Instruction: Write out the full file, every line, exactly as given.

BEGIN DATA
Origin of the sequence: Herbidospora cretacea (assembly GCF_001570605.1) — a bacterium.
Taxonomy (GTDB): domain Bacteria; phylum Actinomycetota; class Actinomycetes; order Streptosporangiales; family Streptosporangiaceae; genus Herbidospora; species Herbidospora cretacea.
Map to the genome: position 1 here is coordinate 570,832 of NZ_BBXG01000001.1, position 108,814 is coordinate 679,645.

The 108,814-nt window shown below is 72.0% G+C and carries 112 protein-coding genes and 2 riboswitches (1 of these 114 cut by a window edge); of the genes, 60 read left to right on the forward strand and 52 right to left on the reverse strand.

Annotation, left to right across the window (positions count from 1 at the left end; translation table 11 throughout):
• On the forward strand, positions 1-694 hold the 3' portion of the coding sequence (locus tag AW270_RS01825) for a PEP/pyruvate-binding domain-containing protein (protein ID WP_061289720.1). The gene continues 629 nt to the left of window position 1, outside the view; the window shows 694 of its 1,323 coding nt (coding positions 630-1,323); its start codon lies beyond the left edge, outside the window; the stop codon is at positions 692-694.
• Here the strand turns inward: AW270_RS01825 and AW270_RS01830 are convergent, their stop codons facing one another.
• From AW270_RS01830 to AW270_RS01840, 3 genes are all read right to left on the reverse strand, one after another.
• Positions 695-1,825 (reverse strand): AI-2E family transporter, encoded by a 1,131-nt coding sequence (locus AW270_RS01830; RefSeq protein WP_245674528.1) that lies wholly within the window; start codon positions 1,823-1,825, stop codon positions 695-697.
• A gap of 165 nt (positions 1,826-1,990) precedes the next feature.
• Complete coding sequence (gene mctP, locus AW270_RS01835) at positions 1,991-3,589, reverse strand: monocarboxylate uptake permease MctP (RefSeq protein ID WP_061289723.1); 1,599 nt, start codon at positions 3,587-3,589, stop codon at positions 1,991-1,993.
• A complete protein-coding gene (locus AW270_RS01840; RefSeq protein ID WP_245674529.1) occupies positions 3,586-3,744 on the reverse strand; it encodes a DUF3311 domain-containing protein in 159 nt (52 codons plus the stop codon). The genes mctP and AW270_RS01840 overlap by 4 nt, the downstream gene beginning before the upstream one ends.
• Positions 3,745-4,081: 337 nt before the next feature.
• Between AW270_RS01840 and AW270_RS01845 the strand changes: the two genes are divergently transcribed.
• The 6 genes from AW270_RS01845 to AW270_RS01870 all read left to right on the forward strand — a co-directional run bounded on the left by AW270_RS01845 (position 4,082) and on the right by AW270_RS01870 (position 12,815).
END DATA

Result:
Origin of the sequence: Herbidospora cretacea (assembly GCF_001570605.1) — a bacterium.
Taxonomy (GTDB): domain Bacteria; phylum Actinomycetota; class Actinomycetes; order Streptosporangiales; family Streptosporangiaceae; genus Herbidospora; species Herbidospora cretacea.
Map to the genome: position 1 here is coordinate 570,832 of NZ_BBXG01000001.1, position 108,814 is coordinate 679,645.

The 108,814-nt window shown below is 72.0% G+C and carries 112 protein-coding genes and 2 riboswitches (1 of these 114 cut by a window edge); of the genes, 60 read left to right on the forward strand and 52 right to left on the reverse strand.

Annotation, left to right across the window (positions count from 1 at the left end; translation table 11 throughout):
• On the forward strand, positions 1-694 hold the 3' portion of the coding sequence (locus tag AW270_RS01825) for a PEP/pyruvate-binding domain-containing protein (protein ID WP_061289720.1). The gene continues 629 nt to the left of window position 1, outside the view; the window shows 694 of its 1,323 coding nt (coding positions 630-1,323); its start codon lies beyond the left edge, outside the window; the stop codon is at positions 692-694.
• Here the strand turns inward: AW270_RS01825 and AW270_RS01830 are convergent, their stop codons facing one another.
• From AW270_RS01830 to AW270_RS01840, 3 genes are all read right to left on the reverse strand, one after another.
• Positions 695-1,825 (reverse strand): AI-2E family transporter, encoded by a 1,131-nt coding sequence (locus AW270_RS01830; RefSeq protein WP_245674528.1) that lies wholly within the window; start codon positions 1,823-1,825, stop codon positions 695-697.
• A gap of 165 nt (positions 1,826-1,990) precedes the next feature.
• Complete coding sequence (gene mctP, locus AW270_RS01835) at positions 1,991-3,589, reverse strand: monocarboxylate uptake permease MctP (RefSeq protein ID WP_061289723.1); 1,599 nt, start codon at positions 3,587-3,589, stop codon at positions 1,991-1,993.
• A complete protein-coding gene (locus AW270_RS01840; RefSeq protein ID WP_245674529.1) occupies positions 3,586-3,744 on the reverse strand; it encodes a DUF3311 domain-containing protein in 159 nt (52 codons plus the stop codon). The genes mctP and AW270_RS01840 overlap by 4 nt, the downstream gene beginning before the upstream one ends.
• Positions 3,745-4,081: 337 nt before the next feature.
• Between AW270_RS01840 and AW270_RS01845 the strand changes: the two genes are divergently transcribed.
• The 6 genes from AW270_RS01845 to AW270_RS01870 all read left to right on the forward strand — a co-directional run bounded on the left by AW270_RS01845 (position 4,082) and on the right by AW270_RS01870 (position 12,815).